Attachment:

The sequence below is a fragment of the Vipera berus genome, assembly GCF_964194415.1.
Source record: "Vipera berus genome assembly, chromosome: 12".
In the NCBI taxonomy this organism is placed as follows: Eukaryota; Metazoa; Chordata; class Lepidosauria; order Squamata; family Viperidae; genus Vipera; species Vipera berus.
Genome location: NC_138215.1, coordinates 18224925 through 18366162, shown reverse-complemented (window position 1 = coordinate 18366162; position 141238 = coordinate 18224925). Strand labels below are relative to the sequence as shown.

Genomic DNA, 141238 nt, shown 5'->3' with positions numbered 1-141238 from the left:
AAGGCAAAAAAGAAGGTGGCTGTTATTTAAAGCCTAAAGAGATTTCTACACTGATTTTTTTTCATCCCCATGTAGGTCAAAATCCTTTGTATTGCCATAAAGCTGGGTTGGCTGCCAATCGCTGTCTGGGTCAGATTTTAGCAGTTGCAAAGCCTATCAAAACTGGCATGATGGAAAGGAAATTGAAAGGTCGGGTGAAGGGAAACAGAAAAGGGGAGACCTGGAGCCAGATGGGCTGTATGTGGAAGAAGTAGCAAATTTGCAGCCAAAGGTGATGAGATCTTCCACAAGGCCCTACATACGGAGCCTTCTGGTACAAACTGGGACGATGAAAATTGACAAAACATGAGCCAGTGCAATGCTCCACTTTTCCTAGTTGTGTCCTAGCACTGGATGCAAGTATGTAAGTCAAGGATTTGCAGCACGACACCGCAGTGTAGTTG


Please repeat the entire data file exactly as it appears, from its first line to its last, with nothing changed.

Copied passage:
The sequence below is a fragment of the Vipera berus genome, assembly GCF_964194415.1.
Source record: "Vipera berus genome assembly, chromosome: 12".
In the NCBI taxonomy this organism is placed as follows: Eukaryota; Metazoa; Chordata; class Lepidosauria; order Squamata; family Viperidae; genus Vipera; species Vipera berus.
Genome location: NC_138215.1, coordinates 18224925 through 18366162, shown reverse-complemented (window position 1 = coordinate 18366162; position 141238 = coordinate 18224925). Strand labels below are relative to the sequence as shown.

Genomic DNA, 141238 nt, shown 5'->3' with positions numbered 1-141238 from the left:
AAGGCAAAAAAGAAGGTGGCTGTTATTTAAAGCCTAAAGAGATTTCTACACTGATTTTTTTTCATCCCCATGTAGGTCAAAATCCTTTGTATTGCCATAAAGCTGGGTTGGCTGCCAATCGCTGTCTGGGTCAGATTTTAGCAGTTGCAAAGCCTATCAAAACTGGCATGATGGAAAGGAAATTGAAAGGTCGGGTGAAGGGAAACAGAAAAGGGGAGACCTGGAGCCAGATGGGCTGTATGTGGAAGAAGTAGCAAATTTGCAGCCAAAGGTGATGAGATCTTCCACAAGGCCCTACATACGGAGCCTTCTGGTACAAACTGGGACGATGAAAATTGACAAAACATGAGCCAGTGCAATGCTCCACTTTTCCTAGTTGTGTCCTAGCACTGGATGCAAGTATGTAAGTCAAGGATTTGCAGCACGACACCGCAGTGTAGTTG